This, of course, was when the Dodgers lit out for the territories. While their first year in California was a loser, they won a World Series in year two. No one wants to say this, and I liked "The Boys of Summer" - but facts are facts. The Dodgers' history in Los Angeles is far, far more distinguished than their history in Brooklyn. The latter really consists of just a single remarkable decade at the end of a long, long stretch of mediocrity. In Los Angeles, the Dodgers have been more than 500 games better than .500, stretching the overall franchise mark to more than 800 games to the good. The highest peak, naturally, came with their jackrabbit start last season - when they were 12-2 in 2005, they were 9237-8375 overall. That's 862 games above .500. The rest of 2005 was a disaster, but they have some margin to work with...

Now we switch to the AL, and... oh, man. I really should make this a two-parter. Don't you think?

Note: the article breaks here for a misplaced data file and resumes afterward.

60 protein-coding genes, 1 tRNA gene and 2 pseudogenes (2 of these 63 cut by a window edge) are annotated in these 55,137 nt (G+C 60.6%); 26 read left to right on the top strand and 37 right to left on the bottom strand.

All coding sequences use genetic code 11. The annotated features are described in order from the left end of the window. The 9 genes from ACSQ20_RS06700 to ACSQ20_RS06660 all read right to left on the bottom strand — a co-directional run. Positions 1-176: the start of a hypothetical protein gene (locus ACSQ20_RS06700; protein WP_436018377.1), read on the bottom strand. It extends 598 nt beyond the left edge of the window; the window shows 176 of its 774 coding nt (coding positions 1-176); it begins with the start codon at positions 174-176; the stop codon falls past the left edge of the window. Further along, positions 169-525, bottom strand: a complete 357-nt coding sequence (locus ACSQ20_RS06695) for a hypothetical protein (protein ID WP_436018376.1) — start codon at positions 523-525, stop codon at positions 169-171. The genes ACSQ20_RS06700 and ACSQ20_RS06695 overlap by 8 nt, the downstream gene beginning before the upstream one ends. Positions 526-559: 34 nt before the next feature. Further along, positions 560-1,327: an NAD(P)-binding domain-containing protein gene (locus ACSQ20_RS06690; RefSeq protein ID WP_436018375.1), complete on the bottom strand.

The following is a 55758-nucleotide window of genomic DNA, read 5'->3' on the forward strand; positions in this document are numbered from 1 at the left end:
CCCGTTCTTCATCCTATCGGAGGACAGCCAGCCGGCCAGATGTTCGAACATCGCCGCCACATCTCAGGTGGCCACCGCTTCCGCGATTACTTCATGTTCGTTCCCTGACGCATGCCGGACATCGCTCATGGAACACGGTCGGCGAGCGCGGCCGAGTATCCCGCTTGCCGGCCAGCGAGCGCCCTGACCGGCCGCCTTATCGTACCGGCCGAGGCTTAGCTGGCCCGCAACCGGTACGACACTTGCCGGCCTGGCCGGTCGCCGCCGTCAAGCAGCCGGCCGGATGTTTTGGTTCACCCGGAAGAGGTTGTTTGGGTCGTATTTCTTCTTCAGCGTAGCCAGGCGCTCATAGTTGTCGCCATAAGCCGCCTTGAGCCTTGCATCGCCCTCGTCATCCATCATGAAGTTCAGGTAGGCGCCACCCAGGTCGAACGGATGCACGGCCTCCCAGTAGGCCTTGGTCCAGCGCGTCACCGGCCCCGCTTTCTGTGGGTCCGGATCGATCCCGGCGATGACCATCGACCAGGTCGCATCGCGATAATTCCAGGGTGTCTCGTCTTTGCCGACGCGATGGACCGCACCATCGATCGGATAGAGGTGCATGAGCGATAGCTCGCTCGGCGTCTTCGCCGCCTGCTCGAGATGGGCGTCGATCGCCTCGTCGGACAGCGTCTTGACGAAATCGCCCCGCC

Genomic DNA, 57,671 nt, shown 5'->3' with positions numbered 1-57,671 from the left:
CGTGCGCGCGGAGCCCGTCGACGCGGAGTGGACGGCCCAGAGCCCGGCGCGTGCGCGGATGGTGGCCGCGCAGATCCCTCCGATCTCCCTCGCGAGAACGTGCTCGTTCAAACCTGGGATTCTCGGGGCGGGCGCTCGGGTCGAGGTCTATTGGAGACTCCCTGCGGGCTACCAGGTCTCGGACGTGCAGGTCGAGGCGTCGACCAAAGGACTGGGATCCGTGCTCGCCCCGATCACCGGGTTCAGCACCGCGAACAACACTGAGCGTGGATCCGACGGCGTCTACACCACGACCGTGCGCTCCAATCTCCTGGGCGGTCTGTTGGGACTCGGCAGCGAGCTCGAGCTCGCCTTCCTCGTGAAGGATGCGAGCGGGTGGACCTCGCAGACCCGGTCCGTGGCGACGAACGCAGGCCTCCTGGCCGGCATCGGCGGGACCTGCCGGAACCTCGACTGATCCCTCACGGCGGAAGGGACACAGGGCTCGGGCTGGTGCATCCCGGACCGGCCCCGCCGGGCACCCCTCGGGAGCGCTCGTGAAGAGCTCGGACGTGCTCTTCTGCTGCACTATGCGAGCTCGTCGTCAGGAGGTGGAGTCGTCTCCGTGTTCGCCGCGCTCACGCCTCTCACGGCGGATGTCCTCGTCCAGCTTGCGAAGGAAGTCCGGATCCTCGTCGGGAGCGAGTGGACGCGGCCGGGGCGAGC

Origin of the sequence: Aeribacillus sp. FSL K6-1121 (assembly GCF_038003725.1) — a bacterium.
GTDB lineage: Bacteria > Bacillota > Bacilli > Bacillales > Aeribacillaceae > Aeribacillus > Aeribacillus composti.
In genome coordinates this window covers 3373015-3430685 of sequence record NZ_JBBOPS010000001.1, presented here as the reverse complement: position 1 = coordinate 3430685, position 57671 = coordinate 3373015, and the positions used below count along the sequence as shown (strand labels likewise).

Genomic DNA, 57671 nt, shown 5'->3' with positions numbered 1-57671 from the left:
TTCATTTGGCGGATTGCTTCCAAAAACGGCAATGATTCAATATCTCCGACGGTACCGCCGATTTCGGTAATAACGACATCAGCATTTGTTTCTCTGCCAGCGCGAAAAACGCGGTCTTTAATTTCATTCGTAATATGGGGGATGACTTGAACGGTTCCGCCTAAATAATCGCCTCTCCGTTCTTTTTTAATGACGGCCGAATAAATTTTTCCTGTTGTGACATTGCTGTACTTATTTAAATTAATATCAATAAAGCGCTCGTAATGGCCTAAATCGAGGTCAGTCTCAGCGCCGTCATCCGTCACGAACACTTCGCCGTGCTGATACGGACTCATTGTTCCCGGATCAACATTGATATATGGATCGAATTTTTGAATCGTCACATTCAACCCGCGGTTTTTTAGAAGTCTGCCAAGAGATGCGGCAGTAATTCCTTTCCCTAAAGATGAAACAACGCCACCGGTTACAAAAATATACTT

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Geoff - Saturday, June 17 2006 @ 06:05 PM EDT (#149216) #
One of the oddest nicknames for franchises I know is the Cubs' previous name, the Chicago Orphans. I'm pretty sure there's a good story behind why the team was named that, or a bad one. I understand that the Cubs were so named for the younger players the team was bringing in, but there might be some relation then to the former name.

Searching the internet shows me some details on Wikipedia and that Craig B. certainly has a distate for Orphans:
More than lame, "Orphans" is pathetic, making it the worst nickname of all time.
And this page tells me the Orphans were so named because:
 their Hall of Fame manager Cap Anson had abruptly retired in 1898.
Hence, their parent had deserted them. I suppose Cubs is a kinder interpretation of this theme, of the ballplayers as children. Previously they were named the Colts and before that the White Stockings.